Nature's Laboratory: Environmental Thought and Labor Radicalism in Chicago, 1886?1937
Published by: The Johns Hopkins University Press
Imprint: John Hopkins University
Sales Date: 2022-10-18
Published: October 2022
Imprint: John Hopkins University
Page Count: 280 Pages
Illustrations: 10 b&w photos, 10 b&w illus.
Dimensions: 6.20 x 9.10
280 Pages, 6.20 x 9.10 x 1.00 in, 10 b&w photos, 10 b&w illus.
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Chicago, she argues, became the taproot of two intellectual strands of American environmentalism, both emerging in the late nineteenth century: first, the conservation movement and the discipline of ecology; and second, the sociological and anthropological study of human societies as "natural" communities where human behavior was shaped in part by environmental conditions. Integrating environmental, labor, and intellectual history, Nature's Laboratory turns to the workplace to explore the surprising ways in which the natural environment and ideas about nature made their way into factories and offices?places that appeared the most removed from the natural world within the modernizing city.
As industrialization, urbanization, and immigration transformed Chicago into a microcosm of the nation's transition to modern, industrial capitalism, environmental thought became a protean tool that everyone from anarchists and industrial workers to social scientists and business managers looked to in order to stake their claims within the democratic capitalist order. Across political and class divides, Chicagoans puzzled over what relationship the city should have with nature in order to advance as a modern nation. Browning shows how historical understandings of the complex interconnections between human nature and the natural world both reinforced and empowered resistance against the stratification of social and political power in the city.
Introduction. "A Stupendous Piece of Blasphemy Against Nature"
Part I: Nature's Laboratory of Anarchism and Capitalism
Chapter 1. "Pantries of Mother-Earth": Haymarket and the Environmental Thought of Chicago's Anarchists
Chapter 2. "Return Continually to Nature": Architecture and Urban Planning
Part II: Nature's Laboratory of Pragmatism and Progressivism
Chapter 3. "Experience is of as Well as in Nature": John Dewey's Laboratory School and Environmental Aesthetics
Chapter 4. "Pliable Human Nature": Hull-House Environmental Imaginaries of Labor and Health in the Progressive Era
Part III: Nature's Laboratory of Technocratic Social Control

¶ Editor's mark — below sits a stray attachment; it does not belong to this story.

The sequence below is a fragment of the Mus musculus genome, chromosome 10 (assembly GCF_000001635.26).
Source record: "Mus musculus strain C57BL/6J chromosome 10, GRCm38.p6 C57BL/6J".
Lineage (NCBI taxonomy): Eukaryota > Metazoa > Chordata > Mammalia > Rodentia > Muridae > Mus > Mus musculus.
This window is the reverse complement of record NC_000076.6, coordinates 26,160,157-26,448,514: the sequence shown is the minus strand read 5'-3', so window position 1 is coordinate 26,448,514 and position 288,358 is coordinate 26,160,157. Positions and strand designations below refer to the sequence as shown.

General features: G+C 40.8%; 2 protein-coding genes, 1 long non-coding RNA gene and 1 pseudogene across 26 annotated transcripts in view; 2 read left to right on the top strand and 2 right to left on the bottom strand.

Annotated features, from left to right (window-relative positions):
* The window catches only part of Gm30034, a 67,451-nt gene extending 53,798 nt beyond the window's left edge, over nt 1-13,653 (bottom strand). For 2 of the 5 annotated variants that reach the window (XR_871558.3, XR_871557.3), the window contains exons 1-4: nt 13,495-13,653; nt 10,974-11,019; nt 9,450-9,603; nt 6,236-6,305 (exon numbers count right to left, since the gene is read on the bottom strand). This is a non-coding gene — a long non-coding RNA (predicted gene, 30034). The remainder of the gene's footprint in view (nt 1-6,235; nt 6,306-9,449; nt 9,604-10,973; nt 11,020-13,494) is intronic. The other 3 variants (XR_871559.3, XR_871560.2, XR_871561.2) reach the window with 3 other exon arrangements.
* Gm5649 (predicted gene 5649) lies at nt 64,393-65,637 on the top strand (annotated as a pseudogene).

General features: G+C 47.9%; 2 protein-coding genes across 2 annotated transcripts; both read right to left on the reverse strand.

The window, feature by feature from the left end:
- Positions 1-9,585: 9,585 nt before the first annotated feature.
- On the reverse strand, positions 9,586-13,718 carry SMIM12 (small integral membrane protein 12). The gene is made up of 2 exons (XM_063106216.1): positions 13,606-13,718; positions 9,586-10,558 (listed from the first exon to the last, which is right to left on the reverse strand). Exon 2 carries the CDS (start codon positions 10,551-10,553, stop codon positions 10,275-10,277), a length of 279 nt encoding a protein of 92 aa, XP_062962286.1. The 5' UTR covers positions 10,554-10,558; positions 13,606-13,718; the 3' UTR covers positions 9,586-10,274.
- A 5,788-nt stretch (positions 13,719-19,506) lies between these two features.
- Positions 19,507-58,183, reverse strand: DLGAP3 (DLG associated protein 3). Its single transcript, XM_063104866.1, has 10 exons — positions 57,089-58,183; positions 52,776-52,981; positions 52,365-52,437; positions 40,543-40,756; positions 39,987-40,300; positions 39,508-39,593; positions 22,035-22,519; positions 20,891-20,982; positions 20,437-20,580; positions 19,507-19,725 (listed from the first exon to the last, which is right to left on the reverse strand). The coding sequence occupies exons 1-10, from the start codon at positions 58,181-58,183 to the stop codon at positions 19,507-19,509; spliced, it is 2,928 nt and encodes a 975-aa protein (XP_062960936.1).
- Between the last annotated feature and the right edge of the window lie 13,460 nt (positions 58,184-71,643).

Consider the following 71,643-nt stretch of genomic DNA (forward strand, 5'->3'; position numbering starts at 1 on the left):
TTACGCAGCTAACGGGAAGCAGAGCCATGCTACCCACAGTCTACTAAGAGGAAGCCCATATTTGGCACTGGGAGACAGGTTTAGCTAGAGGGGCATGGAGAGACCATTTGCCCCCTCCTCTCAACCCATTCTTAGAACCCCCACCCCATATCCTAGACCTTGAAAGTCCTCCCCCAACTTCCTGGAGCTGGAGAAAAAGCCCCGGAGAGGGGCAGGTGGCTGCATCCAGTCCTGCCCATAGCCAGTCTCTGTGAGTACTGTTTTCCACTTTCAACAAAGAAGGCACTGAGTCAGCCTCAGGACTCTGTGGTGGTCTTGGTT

Chapter 5. "The City is Remaking Human Nature": Human Ecology and Race Relations at the Chicago School of Sociology
Chapter 6. "Failure to Come into Relation With His Environment": The Hawthorne Experiments and the Human Relations Movement
Conclusion. "Material for a New Creation": Naturalizing Labor Relations from the New Deal to Neoliberalism
"Nature's Laboratory promises to resurrect the intellectual debates about nature that swirled through Chicago in the Gilded Age and Progressive Era. Social and economic strife sparked these conversations, and debaters turned to the environment for answers to the problems caused by the city. Using an impressive array of sources, from sociological and workplace studies to poetry and architectural design, Browning argues that thinkers returned again and again to the concept of urban nature. This book will appeal to intellectual, environmental, and urban historians, as well as historians of capitalism and Chicagophiles."?Jon T. Coleman, University of Notre Dame, author of Here Lies Hugh Glass: A Mountain Man, a Bear, and the Rise of the American Nation
"Well-researched, incisively argued, and beautifully written, Browning delivers a dazzling and pathbreaking synthesis of environmental, urban, intellectual, and labor histories that sheds new light on familiar figures and stories?not just in Chicago, 'nature's metropolis,' but in the nation as a whole."?Brian McCammack, author of Landscapes of Hope: Nature and the Great Migration in Chicago
"In a move that turns Cronon's Nature's Metropolis inside out, Browning deftly demonstrates that Chicago's labor and intellectual histories are best read through the environment. From Haymarket through the Memorial Day Massacre, Chicago's reformers, intellectuals, and activists turned to the natural world for authority and for consolation, variably understanding and experiencing nature as a source of knowledge, metaphor, and control."?Ellen Stroud, author of Nature Next Door: Cities and Trees in the American Northeast
"In this vivid account of Chicago, Elizabeth Browning illuminates the push-and-pull between city and country, a set of entanglements brought to life through the ideas of charismatic activists, writers, and intellectuals like Lucy Parsons, John Dewey, Jane Addams, and Richard Wright. From the Chicago School of Sociology to the "green" movement, Chicago was at the heart of debates about nature and culture, about the ecology of the urban experience, about a fundamental need to live among others. Browning has given us a major contribution to how we understand Chicago's central place in the fields of environmental, intellectual, and urban history."?Liesl Olson, Director of Chicago Studies, Newberry Library
"Nature's Laboratory offers a sophisticated and nuanced history of the meanings of race and nature in American urban development. Deploying rich research, vibrant prose, and profound?often surprising?analysis, Browning interrogates the intersections of environment, race, labor, and city life in the long twentieth century. This is a vital contribution."?Traci Brynne Voyles, University of Oklahoma
"Beautifully written, Nature's Laboratory represents a tremendous amount of research and includes many evocative vignettes."?Colin Fisher, University of San Diego, author of Urban Green: Nature, Recreation, and the Working Class in Industrial Chicago